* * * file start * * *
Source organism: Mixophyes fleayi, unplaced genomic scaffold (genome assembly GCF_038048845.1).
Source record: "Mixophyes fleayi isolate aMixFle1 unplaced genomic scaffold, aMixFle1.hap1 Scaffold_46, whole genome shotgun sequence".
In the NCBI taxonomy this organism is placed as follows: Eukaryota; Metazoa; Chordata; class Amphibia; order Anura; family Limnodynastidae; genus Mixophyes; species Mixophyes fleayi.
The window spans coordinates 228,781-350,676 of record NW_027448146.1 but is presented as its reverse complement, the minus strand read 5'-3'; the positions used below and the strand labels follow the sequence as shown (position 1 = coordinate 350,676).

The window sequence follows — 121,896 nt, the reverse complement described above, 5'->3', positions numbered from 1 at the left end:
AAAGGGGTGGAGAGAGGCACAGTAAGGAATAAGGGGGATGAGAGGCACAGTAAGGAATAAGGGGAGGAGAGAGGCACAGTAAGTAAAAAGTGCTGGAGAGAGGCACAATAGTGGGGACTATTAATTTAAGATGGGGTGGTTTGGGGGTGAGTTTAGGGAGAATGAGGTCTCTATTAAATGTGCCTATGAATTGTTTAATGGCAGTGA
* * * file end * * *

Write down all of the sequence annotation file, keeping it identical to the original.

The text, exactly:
Source organism: Mixophyes fleayi, unplaced genomic scaffold (genome assembly GCF_038048845.1).
Source record: "Mixophyes fleayi isolate aMixFle1 unplaced genomic scaffold, aMixFle1.hap1 Scaffold_46, whole genome shotgun sequence".
In the NCBI taxonomy this organism is placed as follows: Eukaryota; Metazoa; Chordata; class Amphibia; order Anura; family Limnodynastidae; genus Mixophyes; species Mixophyes fleayi.
The window spans coordinates 228,781-350,676 of record NW_027448146.1 but is presented as its reverse complement, the minus strand read 5'-3'; the positions used below and the strand labels follow the sequence as shown (position 1 = coordinate 350,676).

The window sequence follows — 121,896 nt, the reverse complement described above, 5'->3', positions numbered from 1 at the left end:
AAAGGGGTGGAGAGAGGCACAGTAAGGAATAAGGGGGATGAGAGGCACAGTAAGGAATAAGGGGAGGAGAGAGGCACAGTAAGTAAAAAGTGCTGGAGAGAGGCACAATAGTGGGGACTATTAATTTAAGATGGGGTGGTTTGGGGGTGAGTTTAGGGAGAATGAGGTCTCTATTAAATGTGCCTATGAATTGTTTAATGGCAGTGA